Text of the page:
Cathy Marie Buchanan on video games and why she writes
The author of The Painted Girls discusses the relationship between children and video games, the importance of sense of place in her work, and why she writes what she writes.
Below, Cathy Marie Buchanan answers eight questions submitted by eight of her fellow writers in the CBC Books Magic 8 Q&A.
1. From Shyam Selvadurai, "Writers often use their own life as a springboard for fiction. Could you relate a real incident in your life and then tell us how it got changed into fiction?"
One of the narrators of The Painted Girls was the real life model for Edgar Degas's sculpture Little Dancer Aged Fourteen. She was trained at the Paris Opéra Ballet school from the age of twelve and later promoted to the corps de ballet. As a teenager I was a serious student of classical ballet, and in the novel, I recount much of my own experience at the barre and onstage, particularly in describing Marie's acute sensitivity to how she stacks up against her peers and also in expressing how it feels to dance.
2. From Timothy Taylor, "Are video games good for children?"
I might have answered this differently, but on my son's application to Queen's University, where he is now enrolled in the history program, he wrote "When I was eight, my parents gave me a computer game called Age of Empires for Christmas. I had played computer games before, but the subject matter of this one was unique, and it transfixed me. The game exposed me to the stories of many of the world's greatest empires and conquerors. I loved these stories. I loved that they were true, and I wanted to know more. Thus began my passion for history."
3. From Zsuzsi Gartner, "Why do you write what you write and the way you write it?"
I write to explore something that fascinates me, and I write the way I do because it is the only way I know how to write.
4. From Cordelia Strube, "What keeps you writing?"
I keep writing because it is deeply pleasurable to me.
5. From Sharon Butala, "As a woman writer I am fascinated by the concept of the muse. But what is a woman artist to take as her muse?"
Edgar Degas's famous sculpture, Little Dancer Aged Fourteen, served as my muse for The Painted Girls. I came upon a television documentary on the work, and as someone who held the sculpture in high esteem and who largely considered ballet to be the high-minded pursuit of privileged young girls, I was struck by what I would learn. When Degas unveiled Little Dancer back in 1881, the public did not see a young ballet girl wearing her practice clothes. They saw a whore and linked her with a life of corruption and young girls for sale. They called her a "flower of the gutter" and said her face was "imprinted with the detestable promise of every vice." Such notions were underpinned by a long history of often less than noble liaisons between wealthy male season ticketholders to the ballet and the young dancers. These revelations fascinated me, and Little Dancer became my muse.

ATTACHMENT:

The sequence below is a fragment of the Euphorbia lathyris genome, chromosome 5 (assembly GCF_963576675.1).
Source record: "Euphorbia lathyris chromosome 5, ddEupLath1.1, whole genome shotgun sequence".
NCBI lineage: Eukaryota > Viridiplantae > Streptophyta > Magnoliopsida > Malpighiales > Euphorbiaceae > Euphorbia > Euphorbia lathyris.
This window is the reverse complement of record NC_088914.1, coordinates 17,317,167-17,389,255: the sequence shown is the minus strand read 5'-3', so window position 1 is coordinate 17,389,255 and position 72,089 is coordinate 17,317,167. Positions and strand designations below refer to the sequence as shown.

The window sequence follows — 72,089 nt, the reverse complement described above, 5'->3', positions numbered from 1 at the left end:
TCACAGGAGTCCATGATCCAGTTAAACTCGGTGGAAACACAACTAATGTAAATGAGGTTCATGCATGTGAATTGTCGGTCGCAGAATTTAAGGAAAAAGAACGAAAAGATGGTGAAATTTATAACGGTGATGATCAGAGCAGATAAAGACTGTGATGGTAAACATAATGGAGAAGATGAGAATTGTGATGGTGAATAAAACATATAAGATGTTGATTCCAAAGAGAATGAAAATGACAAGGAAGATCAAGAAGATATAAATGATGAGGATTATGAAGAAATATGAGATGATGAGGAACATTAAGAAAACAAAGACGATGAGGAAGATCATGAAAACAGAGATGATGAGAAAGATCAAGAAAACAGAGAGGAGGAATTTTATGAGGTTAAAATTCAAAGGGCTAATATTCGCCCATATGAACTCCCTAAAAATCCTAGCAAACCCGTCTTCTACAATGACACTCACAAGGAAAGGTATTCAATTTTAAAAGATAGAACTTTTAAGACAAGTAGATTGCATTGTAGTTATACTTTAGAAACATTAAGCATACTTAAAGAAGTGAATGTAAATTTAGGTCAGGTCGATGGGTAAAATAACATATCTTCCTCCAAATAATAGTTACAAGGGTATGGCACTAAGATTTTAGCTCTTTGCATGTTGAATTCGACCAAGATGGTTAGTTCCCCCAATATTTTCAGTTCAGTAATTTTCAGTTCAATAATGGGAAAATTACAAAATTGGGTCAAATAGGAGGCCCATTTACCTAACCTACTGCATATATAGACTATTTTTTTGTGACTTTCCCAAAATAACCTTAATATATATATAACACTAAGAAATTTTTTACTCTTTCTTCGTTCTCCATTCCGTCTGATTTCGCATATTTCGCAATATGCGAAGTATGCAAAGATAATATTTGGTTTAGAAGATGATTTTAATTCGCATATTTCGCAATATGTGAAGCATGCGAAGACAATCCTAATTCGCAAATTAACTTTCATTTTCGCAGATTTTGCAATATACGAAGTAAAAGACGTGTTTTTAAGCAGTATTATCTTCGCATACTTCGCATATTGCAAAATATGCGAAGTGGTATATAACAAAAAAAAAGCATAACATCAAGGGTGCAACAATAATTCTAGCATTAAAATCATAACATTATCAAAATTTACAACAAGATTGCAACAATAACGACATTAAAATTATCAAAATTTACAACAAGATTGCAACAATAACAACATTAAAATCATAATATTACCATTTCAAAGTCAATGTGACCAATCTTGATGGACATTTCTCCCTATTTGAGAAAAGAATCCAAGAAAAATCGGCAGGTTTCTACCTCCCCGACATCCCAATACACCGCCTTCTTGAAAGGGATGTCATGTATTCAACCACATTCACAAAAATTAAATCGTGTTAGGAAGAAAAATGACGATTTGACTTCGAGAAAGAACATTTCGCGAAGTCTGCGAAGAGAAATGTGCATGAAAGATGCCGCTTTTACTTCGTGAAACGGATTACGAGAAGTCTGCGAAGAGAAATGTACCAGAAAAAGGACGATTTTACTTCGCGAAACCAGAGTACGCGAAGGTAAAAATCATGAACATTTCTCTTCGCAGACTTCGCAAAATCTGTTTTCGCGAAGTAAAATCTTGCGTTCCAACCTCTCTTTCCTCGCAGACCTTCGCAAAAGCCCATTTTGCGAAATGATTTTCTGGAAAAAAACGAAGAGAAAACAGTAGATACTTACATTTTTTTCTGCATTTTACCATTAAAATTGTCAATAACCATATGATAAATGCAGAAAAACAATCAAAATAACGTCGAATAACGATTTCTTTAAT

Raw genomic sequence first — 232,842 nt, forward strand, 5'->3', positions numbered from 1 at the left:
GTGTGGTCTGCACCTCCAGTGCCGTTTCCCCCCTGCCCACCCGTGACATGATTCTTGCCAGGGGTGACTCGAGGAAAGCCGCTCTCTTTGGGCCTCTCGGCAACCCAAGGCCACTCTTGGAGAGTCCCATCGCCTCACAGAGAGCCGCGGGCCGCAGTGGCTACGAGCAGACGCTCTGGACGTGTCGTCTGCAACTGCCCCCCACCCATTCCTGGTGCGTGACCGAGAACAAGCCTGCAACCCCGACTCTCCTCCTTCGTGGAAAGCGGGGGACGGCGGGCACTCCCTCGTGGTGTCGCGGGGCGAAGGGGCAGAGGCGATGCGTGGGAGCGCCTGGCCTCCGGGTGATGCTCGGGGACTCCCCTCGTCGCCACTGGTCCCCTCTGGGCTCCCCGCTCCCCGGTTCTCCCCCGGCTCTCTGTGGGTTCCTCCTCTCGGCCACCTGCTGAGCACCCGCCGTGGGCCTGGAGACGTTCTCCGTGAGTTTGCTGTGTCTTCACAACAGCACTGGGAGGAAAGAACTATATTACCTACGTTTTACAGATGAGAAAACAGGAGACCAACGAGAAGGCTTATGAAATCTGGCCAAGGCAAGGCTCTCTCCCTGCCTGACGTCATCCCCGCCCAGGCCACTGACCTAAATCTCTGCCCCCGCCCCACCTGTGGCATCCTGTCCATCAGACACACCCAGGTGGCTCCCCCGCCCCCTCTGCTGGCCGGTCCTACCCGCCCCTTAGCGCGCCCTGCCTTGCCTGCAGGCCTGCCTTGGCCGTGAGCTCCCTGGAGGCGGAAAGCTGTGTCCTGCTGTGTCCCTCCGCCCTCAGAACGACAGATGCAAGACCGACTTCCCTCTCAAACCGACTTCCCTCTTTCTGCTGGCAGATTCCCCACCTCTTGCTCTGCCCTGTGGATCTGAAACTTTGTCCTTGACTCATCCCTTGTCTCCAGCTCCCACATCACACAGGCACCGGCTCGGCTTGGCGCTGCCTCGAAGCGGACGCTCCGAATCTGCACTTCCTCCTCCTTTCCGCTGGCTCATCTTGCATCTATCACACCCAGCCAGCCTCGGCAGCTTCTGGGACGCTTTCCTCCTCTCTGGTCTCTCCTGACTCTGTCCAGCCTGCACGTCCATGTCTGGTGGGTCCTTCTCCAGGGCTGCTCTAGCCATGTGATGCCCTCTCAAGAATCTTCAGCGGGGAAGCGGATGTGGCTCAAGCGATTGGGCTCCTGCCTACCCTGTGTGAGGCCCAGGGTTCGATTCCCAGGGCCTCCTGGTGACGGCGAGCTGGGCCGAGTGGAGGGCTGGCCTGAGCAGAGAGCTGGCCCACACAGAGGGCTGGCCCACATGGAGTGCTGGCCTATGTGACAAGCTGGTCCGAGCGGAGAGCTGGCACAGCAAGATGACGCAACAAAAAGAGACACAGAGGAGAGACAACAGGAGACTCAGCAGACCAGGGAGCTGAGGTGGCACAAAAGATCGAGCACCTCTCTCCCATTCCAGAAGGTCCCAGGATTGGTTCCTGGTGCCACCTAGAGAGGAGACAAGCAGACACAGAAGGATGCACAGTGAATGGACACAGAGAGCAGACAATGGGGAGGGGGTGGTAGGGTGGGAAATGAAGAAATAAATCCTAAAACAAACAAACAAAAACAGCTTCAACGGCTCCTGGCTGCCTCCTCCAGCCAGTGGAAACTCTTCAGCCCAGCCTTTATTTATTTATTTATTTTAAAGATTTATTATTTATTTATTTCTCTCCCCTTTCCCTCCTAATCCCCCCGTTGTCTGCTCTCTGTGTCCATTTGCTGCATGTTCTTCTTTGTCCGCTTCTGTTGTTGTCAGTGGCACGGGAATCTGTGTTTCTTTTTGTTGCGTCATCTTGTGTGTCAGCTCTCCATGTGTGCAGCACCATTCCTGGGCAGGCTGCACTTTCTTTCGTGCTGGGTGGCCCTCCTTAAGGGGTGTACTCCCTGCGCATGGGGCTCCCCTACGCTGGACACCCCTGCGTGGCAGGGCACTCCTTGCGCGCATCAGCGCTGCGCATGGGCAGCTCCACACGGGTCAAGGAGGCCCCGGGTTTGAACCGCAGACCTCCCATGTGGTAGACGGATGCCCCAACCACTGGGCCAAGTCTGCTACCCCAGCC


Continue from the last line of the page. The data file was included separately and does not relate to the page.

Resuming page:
6. From William Deverell, "Is there a surfeit of published books in Canada? Are too many authors competing for diminishing returns?"
It breaks my heart that we are always being nudged toward the most recently published books, when so many worthy books have gone unexplored. So yes, there are too many books being published, but I say it hesitantly. I do worry that by narrowing the list, we'd end up with only books of broad commercial appeal, not necessarily the books that best enrich our society.
7. From Kate Pullinger, "Do you pay attention to the opinions of your family when it comes to your writing, both in terms of what you write about, but also how you write?"
I have never had a family member read a work in progress, so an opinion has never been aired. That said, to date my work is all fiction. I'd rather keep my readers guessing about what aspects are autobiographical than expose myself and my family to the sort of public scrutiny we would all abhor.
8. From Peter Robinson, "How important is the sense of place in your work?"
Extremely important. With both my novels, The Painted Girls and The Day the Falls Stood Still, I wrote with the idea of transporting my readers to another time and place. Neither could be set in a time and place — belle époque Paris and World War I Niagara Falls — different from when and where they are.